German Word of the Day: 𝙈𝙪𝙧𝙢𝙚𝙡𝙩𝙞𝙚𝙧 (Groundhog)
𝗣𝗲𝗼𝗽𝗹𝗲 𝗼𝗳 𝗣𝘂𝗻𝘅𝘀𝘂𝘁𝗮𝘄𝗻𝗲𝘆: Tell us, O Great Clairvoyant Rodent - Will there be six more weeks of winter?
𝗣𝘂𝗻𝘅𝘀𝘂𝘁𝗮𝘄𝗻𝗲𝘆 𝗣𝗵𝗶𝗹: Don't you people have calendars?
What does Groundhog Day have to do with a German Restaurant? Well, even though we don't serve groundhog (and don't have any plans to introduce Schnitzel a la Rodent to the menu), it interests us because it was the German immigrants who came to be known as Pennsylvania Dutch who brought with them the tradition that if on The Festival of 𝗖𝗮𝗻𝗱𝗲𝗹𝗺𝗮𝘀 (February 2) the weather were sunny, it foreboded a longer winter.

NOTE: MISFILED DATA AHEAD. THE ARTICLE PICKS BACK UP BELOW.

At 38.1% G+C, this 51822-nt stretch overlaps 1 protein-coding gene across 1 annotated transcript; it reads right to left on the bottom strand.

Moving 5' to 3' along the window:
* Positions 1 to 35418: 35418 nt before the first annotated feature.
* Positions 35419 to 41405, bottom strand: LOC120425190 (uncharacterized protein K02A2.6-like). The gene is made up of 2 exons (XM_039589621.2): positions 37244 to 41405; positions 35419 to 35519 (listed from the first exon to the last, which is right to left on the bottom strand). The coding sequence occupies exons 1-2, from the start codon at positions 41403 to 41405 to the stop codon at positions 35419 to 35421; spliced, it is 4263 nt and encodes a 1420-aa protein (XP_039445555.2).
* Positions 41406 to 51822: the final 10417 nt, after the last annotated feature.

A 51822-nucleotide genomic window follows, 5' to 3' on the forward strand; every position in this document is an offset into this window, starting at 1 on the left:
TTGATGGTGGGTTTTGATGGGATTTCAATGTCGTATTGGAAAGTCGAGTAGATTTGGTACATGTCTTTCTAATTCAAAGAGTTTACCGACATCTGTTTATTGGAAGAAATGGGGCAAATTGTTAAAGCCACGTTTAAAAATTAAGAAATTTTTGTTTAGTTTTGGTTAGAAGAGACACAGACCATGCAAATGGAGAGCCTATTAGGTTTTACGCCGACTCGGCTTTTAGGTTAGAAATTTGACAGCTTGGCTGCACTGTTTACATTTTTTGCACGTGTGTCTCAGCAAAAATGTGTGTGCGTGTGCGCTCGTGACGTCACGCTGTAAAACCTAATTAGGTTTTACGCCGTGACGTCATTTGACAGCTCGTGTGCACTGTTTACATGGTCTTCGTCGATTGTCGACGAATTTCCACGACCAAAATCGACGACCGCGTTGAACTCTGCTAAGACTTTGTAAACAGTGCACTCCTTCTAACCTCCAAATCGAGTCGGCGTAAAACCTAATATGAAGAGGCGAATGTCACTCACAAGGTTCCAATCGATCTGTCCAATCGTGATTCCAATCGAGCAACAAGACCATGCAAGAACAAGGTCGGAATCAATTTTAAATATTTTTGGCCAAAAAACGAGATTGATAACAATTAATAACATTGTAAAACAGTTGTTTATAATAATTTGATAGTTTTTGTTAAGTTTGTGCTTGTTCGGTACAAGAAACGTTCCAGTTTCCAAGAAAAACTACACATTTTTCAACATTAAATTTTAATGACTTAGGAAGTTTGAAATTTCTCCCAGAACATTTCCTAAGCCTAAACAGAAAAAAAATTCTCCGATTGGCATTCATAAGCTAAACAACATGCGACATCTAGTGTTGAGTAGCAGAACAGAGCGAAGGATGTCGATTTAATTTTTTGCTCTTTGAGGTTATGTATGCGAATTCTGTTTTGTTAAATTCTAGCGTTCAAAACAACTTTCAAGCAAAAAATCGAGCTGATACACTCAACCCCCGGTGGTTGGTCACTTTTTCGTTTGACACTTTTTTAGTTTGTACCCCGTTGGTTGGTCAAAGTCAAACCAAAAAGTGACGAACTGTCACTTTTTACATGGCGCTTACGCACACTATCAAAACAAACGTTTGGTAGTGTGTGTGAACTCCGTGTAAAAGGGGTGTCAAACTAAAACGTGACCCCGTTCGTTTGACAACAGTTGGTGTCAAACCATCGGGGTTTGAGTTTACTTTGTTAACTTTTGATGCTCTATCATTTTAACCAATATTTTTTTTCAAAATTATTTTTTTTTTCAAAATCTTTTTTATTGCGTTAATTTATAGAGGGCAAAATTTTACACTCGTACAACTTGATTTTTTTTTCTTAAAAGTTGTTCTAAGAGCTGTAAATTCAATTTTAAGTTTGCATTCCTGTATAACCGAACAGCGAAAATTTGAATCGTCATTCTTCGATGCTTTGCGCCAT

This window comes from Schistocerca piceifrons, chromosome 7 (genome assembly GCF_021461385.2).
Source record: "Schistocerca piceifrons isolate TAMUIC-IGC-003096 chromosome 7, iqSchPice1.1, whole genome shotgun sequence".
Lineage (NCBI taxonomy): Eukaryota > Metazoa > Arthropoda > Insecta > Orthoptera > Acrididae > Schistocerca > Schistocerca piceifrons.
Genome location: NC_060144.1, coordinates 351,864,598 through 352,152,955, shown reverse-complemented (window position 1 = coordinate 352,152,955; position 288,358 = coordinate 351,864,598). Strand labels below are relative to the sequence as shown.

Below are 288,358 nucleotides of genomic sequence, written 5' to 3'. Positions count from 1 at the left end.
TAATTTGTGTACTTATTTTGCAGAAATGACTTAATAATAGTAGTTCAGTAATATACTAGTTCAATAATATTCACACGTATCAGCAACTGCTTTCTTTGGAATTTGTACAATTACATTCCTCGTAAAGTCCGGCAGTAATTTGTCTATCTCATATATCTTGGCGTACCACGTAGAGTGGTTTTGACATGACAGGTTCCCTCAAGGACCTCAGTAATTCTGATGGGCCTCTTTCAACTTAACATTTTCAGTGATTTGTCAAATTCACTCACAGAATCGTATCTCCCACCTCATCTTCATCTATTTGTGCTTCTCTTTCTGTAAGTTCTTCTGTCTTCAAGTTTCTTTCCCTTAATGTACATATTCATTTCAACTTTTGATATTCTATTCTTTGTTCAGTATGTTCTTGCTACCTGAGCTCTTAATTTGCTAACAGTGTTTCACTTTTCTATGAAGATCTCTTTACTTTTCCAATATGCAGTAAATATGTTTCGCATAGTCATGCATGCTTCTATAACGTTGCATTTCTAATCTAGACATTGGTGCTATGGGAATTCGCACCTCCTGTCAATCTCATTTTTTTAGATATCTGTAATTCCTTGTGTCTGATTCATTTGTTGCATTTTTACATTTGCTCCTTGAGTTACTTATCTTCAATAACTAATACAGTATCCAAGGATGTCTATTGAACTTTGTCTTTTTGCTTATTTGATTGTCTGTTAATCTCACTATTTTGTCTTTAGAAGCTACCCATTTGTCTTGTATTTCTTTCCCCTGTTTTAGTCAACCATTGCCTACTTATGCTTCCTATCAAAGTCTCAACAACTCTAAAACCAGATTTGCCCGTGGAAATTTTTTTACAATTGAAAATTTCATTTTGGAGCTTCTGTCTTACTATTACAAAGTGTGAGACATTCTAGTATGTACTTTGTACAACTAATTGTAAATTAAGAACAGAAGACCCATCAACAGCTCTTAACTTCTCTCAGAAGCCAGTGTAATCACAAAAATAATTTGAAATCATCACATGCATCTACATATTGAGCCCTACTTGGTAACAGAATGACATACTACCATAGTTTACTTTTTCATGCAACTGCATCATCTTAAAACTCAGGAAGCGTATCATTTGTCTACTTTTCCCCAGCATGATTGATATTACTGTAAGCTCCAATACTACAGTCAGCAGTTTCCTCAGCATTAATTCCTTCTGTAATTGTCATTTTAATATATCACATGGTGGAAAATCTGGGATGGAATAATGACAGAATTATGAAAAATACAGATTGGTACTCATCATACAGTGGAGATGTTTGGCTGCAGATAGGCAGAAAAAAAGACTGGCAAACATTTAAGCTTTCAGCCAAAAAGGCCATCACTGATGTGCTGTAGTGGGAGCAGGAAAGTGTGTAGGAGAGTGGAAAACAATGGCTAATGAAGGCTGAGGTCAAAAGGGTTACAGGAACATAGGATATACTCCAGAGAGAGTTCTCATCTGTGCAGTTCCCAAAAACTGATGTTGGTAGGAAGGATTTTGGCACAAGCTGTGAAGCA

Having the ceremonial presentation of an animal who would predict the coming of spring by whether he saw his shadow on February 2nd dates back to a time when bears served as the prognosticating beast, which later became the badger, and then the groundhog. In Pennsilfaanisch Deitsch (Pennsylvania Dutch, which of course is derived from German, not Dutch), Groundhog Day is known as Grundsau dak, among other regional variants.
We don't know about you, but having six more weeks of winter (as Phil predicted this morning) sounds too good to us! 8 months of summer is better than 10. :)